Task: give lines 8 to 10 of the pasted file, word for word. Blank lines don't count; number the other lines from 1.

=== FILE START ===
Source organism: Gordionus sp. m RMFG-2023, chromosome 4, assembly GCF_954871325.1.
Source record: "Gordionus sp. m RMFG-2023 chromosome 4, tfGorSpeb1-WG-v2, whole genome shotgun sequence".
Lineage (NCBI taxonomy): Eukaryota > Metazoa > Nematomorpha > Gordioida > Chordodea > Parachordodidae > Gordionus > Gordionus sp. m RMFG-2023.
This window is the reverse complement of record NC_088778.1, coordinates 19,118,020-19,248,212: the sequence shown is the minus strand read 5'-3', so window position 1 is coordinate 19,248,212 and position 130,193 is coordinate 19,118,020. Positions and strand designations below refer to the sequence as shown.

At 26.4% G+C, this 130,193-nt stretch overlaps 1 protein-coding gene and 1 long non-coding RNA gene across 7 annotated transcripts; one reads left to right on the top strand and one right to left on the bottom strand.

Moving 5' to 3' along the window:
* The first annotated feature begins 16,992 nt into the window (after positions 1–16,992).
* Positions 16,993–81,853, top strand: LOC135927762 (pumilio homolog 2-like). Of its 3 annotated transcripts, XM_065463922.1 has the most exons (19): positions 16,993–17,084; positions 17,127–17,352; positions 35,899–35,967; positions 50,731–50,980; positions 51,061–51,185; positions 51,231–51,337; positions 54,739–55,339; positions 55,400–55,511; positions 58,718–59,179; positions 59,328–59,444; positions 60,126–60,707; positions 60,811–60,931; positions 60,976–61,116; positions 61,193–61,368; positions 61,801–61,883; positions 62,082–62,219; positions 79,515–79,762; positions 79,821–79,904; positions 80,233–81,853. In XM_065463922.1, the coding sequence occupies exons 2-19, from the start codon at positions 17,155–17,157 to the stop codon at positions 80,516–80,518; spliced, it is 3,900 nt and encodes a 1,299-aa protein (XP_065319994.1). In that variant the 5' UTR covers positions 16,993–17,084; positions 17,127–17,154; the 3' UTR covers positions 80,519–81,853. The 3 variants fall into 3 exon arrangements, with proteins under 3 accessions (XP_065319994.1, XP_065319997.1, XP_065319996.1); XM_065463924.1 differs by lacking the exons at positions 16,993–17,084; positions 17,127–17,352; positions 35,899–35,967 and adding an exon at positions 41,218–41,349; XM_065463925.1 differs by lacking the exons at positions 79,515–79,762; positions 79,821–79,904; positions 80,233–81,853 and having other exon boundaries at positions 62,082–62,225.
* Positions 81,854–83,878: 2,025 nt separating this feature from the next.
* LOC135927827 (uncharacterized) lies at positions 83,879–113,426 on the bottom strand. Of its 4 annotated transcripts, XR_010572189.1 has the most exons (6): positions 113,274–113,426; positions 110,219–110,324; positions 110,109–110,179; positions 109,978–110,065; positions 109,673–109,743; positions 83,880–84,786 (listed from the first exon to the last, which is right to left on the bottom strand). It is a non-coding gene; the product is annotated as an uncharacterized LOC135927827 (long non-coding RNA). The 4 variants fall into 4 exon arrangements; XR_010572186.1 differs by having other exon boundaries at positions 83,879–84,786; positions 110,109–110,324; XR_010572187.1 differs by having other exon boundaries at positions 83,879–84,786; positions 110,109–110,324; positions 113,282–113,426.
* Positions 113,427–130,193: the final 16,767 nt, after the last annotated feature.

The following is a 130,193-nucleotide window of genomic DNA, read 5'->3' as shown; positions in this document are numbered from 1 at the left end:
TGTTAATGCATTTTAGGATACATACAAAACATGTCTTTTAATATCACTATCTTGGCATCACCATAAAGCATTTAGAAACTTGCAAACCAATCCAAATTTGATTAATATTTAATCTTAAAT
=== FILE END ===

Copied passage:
* Positions 16,993–81,853, top strand: LOC135927762 (pumilio homolog 2-like). Of its 3 annotated transcripts, XM_065463922.1 has the most exons (19): positions 16,993–17,084; positions 17,127–17,352; positions 35,899–35,967; positions 50,731–50,980; positions 51,061–51,185; positions 51,231–51,337; positions 54,739–55,339; positions 55,400–55,511; positions 58,718–59,179; positions 59,328–59,444; positions 60,126–60,707; positions 60,811–60,931; positions 60,976–61,116; positions 61,193–61,368; positions 61,801–61,883; positions 62,082–62,219; positions 79,515–79,762; positions 79,821–79,904; positions 80,233–81,853. In XM_065463922.1, the coding sequence occupies exons 2-19, from the start codon at positions 17,155–17,157 to the stop codon at positions 80,516–80,518; spliced, it is 3,900 nt and encodes a 1,299-aa protein (XP_065319994.1). In that variant the 5' UTR covers positions 16,993–17,084; positions 17,127–17,154; the 3' UTR covers positions 80,519–81,853. The 3 variants fall into 3 exon arrangements, with proteins under 3 accessions (XP_065319994.1, XP_065319997.1, XP_065319996.1); XM_065463924.1 differs by lacking the exons at positions 16,993–17,084; positions 17,127–17,352; positions 35,899–35,967 and adding an exon at positions 41,218–41,349; XM_065463925.1 differs by lacking the exons at positions 79,515–79,762; positions 79,821–79,904; positions 80,233–81,853 and having other exon boundaries at positions 62,082–62,225.
* Positions 81,854–83,878: 2,025 nt separating this feature from the next.
* LOC135927827 (uncharacterized) lies at positions 83,879–113,426 on the bottom strand. Of its 4 annotated transcripts, XR_010572189.1 has the most exons (6): positions 113,274–113,426; positions 110,219–110,324; positions 110,109–110,179; positions 109,978–110,065; positions 109,673–109,743; positions 83,880–84,786 (listed from the first exon to the last, which is right to left on the bottom strand). It is a non-coding gene; the product is annotated as an uncharacterized LOC135927827 (long non-coding RNA). The 4 variants fall into 4 exon arrangements; XR_010572186.1 differs by having other exon boundaries at positions 83,879–84,786; positions 110,109–110,324; XR_010572187.1 differs by having other exon boundaries at positions 83,879–84,786; positions 110,109–110,324; positions 113,282–113,426.